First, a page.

Types of therapy for mental Illness
Different approaches to therapy include:
Psychodynamic therapy is based on the assumption that a person is having emotional problems because of unresolved, generally unconscious conflicts, often stemming from childhood. The goal of this type of therapy is for the patient to understand and cope better with these feelings by talking about the experiences. Psychodynamic therapy is administered over a period of at least several months, although it can last longer, even years.
Interpersonal therapy focuses on the behaviors and interactions a patient has with family and friends. The primary goal of this therapy is to improve communication skills and increase self-esteem during a short period of time. It usually lasts three to four months and works well for depression caused by mourning, relationship conflicts, major life events, and social isolation.
Psychodynamic and interpersonal therapies help patients resolve mental illness caused by:
- Relationship conflicts
- Role transitions (such as becoming a mother, or a caregiver)
Cognitive-behavioral therapy helps people with mental illness to identify and change inaccurate perceptions that they may have of themselves and the world around them. The therapist helps the patient establish new ways of thinking by directing attention to both the "wrong" and "right" assumptions they make about themselves and others.
Cognitive-behavioral therapy is recommended for patients:
- Who think and behave in ways that trigger and perpetuate mental illness
- Who suffer from depression and/or anxiety disorders as the only treatment or, depending on the severity, in addition to treatment with antidepressant medication
- Of all ages who have mental illness that causes suffering, disability, or interpersonal problems
Dialectical behavioral therapy (DBT) is a type of cognitive behavioral therapy used for high-risk, tough-to-treat patients. The term "dialectical" comes from the idea that bringing together two opposites in therapy - acceptance and change - brings better results than either one alone. DBT helps a person change unhealthy behaviors such as lying and self-injury through keeping daily diaries, individual and group therapy and phone coaching.
DBT was initially designed to treat people with suicidal behavior and borderline personality disorder. But it has been adapted for other mental health problems that threaten a person's safety, relationships, work, and emotional well-being.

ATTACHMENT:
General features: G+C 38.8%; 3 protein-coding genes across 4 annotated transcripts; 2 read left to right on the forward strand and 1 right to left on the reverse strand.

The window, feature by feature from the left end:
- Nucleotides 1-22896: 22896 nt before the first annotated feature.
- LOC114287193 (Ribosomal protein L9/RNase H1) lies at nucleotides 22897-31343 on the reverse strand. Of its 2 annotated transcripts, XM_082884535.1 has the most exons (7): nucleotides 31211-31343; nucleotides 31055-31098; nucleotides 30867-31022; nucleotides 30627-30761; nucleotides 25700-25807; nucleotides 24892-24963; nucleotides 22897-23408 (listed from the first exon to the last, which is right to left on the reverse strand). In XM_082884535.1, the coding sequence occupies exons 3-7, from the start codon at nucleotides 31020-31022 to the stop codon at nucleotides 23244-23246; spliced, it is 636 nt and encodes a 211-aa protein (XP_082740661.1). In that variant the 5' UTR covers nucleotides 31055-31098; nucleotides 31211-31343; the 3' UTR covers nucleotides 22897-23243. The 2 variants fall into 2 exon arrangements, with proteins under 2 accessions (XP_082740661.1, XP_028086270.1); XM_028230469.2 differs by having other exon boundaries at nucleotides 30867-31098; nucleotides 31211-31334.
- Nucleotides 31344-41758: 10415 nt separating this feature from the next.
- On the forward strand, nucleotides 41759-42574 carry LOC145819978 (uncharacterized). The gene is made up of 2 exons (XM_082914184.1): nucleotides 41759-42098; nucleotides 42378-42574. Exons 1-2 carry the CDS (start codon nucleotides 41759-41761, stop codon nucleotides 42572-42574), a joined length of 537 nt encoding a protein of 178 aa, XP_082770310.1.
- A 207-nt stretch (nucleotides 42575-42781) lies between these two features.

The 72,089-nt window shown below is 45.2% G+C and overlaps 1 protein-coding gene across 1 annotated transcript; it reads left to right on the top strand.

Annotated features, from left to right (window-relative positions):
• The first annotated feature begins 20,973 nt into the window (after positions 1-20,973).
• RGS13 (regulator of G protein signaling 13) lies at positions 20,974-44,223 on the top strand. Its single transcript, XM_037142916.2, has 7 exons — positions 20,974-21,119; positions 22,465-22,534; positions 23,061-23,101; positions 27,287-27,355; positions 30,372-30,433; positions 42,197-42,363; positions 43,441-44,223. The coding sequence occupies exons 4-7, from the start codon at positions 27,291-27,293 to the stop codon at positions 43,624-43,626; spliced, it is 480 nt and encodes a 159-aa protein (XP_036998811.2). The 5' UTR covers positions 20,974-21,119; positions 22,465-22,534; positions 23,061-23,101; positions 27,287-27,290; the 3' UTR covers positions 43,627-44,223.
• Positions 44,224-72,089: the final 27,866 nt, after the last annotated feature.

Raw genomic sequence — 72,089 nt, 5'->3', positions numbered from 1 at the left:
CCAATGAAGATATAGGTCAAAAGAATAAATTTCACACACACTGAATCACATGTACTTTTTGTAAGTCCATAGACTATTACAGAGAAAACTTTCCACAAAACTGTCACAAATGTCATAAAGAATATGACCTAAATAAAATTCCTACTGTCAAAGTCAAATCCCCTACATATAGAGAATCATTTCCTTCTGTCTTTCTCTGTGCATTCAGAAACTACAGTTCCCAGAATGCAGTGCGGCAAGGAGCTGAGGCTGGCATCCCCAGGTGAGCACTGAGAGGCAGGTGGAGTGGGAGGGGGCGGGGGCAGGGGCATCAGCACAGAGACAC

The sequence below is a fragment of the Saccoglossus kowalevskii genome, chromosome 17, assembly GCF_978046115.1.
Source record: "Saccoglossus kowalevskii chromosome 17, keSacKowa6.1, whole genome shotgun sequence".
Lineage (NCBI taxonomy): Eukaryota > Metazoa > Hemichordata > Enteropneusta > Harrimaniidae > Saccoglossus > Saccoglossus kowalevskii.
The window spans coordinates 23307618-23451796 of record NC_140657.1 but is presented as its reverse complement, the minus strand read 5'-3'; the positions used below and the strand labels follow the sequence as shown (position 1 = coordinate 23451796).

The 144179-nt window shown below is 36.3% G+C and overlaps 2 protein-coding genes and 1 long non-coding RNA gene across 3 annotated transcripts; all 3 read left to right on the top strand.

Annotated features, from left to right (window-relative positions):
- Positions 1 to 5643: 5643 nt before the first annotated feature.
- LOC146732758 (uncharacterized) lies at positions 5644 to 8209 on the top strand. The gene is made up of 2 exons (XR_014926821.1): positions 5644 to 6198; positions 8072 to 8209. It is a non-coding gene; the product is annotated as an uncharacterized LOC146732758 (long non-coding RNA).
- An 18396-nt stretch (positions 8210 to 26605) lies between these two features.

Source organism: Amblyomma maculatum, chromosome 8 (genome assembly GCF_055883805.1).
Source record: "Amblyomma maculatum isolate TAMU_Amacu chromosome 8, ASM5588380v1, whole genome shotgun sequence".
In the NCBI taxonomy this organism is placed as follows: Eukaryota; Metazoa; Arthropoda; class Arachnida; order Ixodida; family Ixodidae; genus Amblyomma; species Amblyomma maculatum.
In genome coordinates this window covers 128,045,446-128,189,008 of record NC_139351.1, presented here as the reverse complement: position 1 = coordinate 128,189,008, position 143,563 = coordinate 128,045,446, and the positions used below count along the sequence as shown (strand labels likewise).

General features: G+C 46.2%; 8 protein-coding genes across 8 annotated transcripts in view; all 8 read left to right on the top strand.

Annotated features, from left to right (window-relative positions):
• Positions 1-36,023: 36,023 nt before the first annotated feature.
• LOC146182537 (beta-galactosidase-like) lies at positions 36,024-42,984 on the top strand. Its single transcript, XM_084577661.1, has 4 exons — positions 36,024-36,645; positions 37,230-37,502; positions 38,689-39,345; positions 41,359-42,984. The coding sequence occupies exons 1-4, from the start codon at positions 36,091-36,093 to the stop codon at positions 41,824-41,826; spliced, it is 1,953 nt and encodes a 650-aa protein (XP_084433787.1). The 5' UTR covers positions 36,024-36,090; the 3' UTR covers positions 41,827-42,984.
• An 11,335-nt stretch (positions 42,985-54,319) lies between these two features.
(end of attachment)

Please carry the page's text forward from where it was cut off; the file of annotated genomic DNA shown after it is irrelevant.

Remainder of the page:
Comprehensive DBT focuses on four ways to enhance life skills:
- Distress tolerance: Feeling intense emotions like anger without reacting impulsively or using self-injury or substance abuse to dampen distress.
- Emotion regulation: Recognizing, labeling, and adjusting emotions.
- Mindfulness: Becoming more aware of self and others and attentive to the present moment.
- Interpersonal effectiveness: Navigating conflict and interacting assertively.
Therapy works best when you attend all scheduled appointments. The effectiveness of therapy depends on your active participation. It requires time, effort, and regularity.
As you begin therapy, establish some goals with your therapist. Then spend time periodically reviewing your progress with your therapist. If you don't like the therapist's approach or if you don't think the therapist is helping you, talk to him or her about it and seek a second opinion if both agree, but don't discontinue therapy abruptly.
Tips for Starting Therapy
Here are some tips to use when starting therapy for the first time:
- Identify sources of stress: Try keeping a journal and note stressful as well as positive events.
- Restructure priorities: Emphasize positive, effective behavior.
- Make time for recreational and pleasurable activities.
- Communicate: Explain and assert your needs to someone you trust; write in a journal to express your feelings.
Remember, therapy involves evaluating your thoughts and behaviors, identifying stresses that contribute to your condition, and working to modify both. People who actively participate in therapy recover more quickly and have fewer relapses.
Also, keep in mind, therapy is treatment that addresses specific causes of mental illness; it is not a "quick fix." It takes longer to begin to work than medication, but there is evidence to suggest that its effects last longer. Medication may be needed immediately in cases of severe mental illness, but the combination of therapy and medicine is very effective.